On 29 August, Banbhaura village, also in Sangrur, passed a resolution refusing to allow medical teams to test residents for COVID-19. The village took responsibility for suspected cases and for people who found out that they were COVID-19 positive by taking tests of their own accord. 

Jakhlan village in Sangrur also passed similar resolution on the same day against allowing government health teams to conduct tests. Balbir Singh, a resident of Jakhlan, talked about social media messages alleging that people went into COVID-19 facilities and emerged dead the next day. Again, the origins of these messages are unclear.  Balbir, who is also the sarpanch Paramjit Kaur’s husband, said that people in the village who needed surgical treatment had postponed their appointments because they worried they would be tested for COVID-19 and quarantined. He referred to the unscientific claim that the infection could be treated with vitamin C and  steam inhalation as part of his argument against going to hospital for COVID-19. 

Rajpura in Sangrur district was yet another village that passed a resolution on 28 August not allowing the government to test anyone for COVID-19. The resolution, passed under the aegis of the sarpanch Joginder Singh, said that if a resident showed symptoms, the panchayat would take responsibility for treatment and isolation of the patient and family. To that effect, the resolution requested the administration not to send any COVID-19 teams to the village. Unlike Smalsar village, Rajpura’s resolution did not say anything about residents who wanted to get tested or treated at a hospital voluntarily. The resolution further warned that the administration will be responsible for anything that befalls a team sent to the village. Joginder Singh said, “Pindan vich dehshat da mahaul hai”—There is an atmosphere of terror in the villages.  He claimed that when medical teams took people with the infection away, it caused panic. “There is no treatment for COVID-19, then, why leave our patients at government hospitals to die?” he asked.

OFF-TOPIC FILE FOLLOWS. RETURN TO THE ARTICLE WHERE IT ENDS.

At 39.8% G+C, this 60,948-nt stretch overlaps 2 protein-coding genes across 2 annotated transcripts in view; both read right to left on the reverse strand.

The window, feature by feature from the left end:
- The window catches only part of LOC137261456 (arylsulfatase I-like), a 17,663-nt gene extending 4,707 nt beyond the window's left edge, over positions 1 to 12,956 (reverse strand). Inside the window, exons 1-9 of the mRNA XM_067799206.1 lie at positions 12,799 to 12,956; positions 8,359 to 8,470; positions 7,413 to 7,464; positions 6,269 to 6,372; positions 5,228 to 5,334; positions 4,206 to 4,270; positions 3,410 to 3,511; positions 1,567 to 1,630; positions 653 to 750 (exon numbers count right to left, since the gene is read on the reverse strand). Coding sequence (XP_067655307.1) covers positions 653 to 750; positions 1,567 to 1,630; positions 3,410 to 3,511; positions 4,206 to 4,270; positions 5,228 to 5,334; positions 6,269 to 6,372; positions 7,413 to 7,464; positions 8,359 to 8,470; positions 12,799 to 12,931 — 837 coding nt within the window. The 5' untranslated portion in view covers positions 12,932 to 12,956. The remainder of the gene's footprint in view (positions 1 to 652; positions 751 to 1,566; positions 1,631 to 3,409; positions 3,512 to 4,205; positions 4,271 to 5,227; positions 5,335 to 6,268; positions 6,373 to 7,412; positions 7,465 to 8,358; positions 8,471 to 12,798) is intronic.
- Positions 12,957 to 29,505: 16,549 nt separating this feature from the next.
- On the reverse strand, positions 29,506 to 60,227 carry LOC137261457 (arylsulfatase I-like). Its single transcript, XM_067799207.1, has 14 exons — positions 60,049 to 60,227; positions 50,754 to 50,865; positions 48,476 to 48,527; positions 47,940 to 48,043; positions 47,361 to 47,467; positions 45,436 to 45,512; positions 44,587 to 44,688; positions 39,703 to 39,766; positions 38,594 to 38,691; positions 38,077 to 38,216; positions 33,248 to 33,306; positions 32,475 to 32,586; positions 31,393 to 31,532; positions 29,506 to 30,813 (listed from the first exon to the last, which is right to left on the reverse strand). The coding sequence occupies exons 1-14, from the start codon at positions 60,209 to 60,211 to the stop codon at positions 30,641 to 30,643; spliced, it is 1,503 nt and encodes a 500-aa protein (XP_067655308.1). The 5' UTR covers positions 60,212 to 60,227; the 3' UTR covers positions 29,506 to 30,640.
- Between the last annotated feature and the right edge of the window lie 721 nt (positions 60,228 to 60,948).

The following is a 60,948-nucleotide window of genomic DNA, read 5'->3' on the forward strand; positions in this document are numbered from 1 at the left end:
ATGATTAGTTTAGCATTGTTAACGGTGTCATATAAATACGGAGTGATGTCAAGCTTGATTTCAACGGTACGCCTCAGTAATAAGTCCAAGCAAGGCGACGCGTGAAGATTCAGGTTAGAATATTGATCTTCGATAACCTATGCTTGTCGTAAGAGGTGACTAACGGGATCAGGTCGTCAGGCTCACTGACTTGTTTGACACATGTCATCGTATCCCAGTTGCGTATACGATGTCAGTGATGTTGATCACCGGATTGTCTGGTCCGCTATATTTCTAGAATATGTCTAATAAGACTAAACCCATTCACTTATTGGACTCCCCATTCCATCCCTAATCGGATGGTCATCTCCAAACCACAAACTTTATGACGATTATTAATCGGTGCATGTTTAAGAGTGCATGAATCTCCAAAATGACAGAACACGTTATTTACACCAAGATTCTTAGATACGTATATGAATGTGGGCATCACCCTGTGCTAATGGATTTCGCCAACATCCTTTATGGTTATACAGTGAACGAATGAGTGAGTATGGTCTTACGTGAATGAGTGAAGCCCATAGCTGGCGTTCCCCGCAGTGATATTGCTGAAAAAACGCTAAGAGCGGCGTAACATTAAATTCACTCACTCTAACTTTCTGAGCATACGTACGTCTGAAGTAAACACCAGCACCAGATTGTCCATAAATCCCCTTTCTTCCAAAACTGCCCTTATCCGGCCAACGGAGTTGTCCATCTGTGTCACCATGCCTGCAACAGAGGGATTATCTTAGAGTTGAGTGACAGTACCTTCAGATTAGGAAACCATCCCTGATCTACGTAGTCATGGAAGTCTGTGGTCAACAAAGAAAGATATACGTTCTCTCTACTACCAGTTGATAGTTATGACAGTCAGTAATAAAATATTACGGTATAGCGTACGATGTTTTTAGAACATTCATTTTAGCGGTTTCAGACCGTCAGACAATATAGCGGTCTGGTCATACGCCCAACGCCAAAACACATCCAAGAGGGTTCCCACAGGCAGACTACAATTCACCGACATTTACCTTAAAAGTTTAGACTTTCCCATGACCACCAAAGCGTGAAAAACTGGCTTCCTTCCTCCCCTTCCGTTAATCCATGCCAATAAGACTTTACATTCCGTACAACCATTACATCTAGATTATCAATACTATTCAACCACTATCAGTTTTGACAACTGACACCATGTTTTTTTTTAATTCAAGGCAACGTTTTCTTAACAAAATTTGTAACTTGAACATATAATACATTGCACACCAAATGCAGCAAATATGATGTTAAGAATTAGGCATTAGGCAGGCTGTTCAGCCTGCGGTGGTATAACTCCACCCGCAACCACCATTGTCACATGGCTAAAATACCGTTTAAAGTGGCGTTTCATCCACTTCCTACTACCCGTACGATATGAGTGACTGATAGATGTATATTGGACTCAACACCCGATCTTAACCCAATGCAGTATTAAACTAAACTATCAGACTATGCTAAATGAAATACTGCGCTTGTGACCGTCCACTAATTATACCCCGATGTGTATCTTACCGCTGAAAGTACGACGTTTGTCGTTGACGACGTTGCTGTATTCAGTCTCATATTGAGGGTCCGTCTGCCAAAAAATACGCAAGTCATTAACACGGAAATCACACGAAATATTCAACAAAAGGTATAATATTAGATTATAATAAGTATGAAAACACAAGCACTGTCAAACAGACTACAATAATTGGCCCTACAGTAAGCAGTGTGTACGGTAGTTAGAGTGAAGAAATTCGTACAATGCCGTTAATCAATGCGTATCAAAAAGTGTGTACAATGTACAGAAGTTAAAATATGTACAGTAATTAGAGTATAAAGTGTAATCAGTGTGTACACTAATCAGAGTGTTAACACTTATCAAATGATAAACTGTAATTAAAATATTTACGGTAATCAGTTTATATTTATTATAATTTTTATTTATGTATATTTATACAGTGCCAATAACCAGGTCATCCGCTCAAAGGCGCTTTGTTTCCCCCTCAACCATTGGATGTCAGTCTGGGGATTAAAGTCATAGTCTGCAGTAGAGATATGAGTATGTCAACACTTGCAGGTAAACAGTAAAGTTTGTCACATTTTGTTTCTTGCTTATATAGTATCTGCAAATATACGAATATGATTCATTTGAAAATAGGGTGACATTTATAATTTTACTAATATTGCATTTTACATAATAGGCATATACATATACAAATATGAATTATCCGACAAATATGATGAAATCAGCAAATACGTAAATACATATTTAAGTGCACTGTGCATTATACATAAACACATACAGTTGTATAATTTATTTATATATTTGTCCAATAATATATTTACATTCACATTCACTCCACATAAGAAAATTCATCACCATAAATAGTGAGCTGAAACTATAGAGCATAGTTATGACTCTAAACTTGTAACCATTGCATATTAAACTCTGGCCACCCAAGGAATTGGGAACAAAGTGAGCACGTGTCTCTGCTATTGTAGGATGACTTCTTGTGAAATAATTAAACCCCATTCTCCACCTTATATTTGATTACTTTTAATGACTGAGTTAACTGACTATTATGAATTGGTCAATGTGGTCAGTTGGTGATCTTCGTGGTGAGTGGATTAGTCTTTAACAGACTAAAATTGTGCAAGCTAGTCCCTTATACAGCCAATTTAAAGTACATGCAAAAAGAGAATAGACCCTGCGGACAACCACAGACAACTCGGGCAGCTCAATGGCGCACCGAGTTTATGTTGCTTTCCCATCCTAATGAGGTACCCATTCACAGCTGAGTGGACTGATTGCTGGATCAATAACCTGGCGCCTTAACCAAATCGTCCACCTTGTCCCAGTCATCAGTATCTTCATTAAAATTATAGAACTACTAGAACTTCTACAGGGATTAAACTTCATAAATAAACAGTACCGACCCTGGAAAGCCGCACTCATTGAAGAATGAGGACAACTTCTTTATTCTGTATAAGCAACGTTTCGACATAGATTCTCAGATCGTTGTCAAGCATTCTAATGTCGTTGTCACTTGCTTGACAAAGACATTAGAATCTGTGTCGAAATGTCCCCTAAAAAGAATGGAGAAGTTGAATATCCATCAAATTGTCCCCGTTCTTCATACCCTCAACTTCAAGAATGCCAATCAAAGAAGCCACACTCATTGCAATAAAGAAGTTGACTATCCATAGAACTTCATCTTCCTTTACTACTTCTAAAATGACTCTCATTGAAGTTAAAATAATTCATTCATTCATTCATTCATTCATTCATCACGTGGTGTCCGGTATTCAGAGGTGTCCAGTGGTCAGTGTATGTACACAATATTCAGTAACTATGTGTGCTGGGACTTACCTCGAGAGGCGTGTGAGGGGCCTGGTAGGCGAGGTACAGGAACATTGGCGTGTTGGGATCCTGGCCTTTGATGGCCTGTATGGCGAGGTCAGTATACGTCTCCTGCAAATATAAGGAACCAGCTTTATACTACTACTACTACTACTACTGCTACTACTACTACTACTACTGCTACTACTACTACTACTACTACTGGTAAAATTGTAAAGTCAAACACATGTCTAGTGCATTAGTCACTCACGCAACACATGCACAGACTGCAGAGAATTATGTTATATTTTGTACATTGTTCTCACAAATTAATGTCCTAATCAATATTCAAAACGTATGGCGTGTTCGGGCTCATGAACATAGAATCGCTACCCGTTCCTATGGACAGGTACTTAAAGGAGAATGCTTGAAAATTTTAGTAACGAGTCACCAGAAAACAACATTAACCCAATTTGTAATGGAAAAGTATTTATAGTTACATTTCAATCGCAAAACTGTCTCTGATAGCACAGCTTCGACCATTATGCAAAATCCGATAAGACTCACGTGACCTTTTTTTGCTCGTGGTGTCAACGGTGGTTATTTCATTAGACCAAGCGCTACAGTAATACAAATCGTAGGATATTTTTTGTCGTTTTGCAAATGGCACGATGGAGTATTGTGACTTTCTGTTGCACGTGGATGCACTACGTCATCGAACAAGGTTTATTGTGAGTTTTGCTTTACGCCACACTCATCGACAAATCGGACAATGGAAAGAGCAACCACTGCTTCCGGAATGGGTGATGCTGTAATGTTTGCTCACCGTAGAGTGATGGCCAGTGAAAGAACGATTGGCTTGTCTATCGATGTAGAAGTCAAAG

In the Barnala district, several villages had jointly passed a resolution against COVID-19 testing and treatment at government facilities. Dr GB Singh, a district civil surgeon, said that the genesis of paranoia was in rumours circulated on social media platforms which alleged organ harvesting of COVID-19 patients. Meanwhile, Harpal Singh Cheema, who is an Aam Aadmi Party legislator and leader of opposition in the state, blamed the chief minister of Punjab, Amarinder Singh. He referred to an address by the chief minister on 22 August in which he referred to projections of cases and deaths in a update he got as part of the state’s COVID-19 Mission Fateh that showed that the number of COVID-19 cases could rise to 64,000 by 3 September and to 1.18 lakhs by 18 September. “He said that the figure of 957 deaths would rise to 1,721 on 3 September and 3,148 on 18 September,” Cheema said, alleging that this speech spread panic in villages. In fact, the chief minister was making the case for containing the spread of the disease so that there would be fewer cases and deaths. He made a plea in the same address asking people to wear masks and wash their hands. He also said that if people did not follow social distancing and safety protocols he would have to impose strict regulations to save people’s lives. 

The fear and misinformation that has gripped the villages had already resulted in unfortunate incidents of violence against government workers, even before the resolutions. On 14 August,  a multi-purpose health worker Mastan Singh was brutally assaulted by members of a dera—a socio-religious organisation common in the state—in Khanpur village in Ludhiana. Mastan had been sent to the area to encourage suspected COVID-19 patients to get tested. Rakesh Agrawal, the commissioner of police in Ludhiana, said that the accused seem to have been under the influence of drugs when the attack took place and they had all been arrested.  Unfortunately, Agrawal said, the accused later tested positive for COVID-19 and so did five policemen who arrested them. Kanwardeep Kaur, the joint commissioner of police for Ludhiana rural, said that they had booked the accused under provisions of both the Indian Penal Code and Section 3 the Epidemic Diseases (Amendment) Ordinance, 2020 that defines acts of violence against healthcare workers as cognisable and non-bailable offences.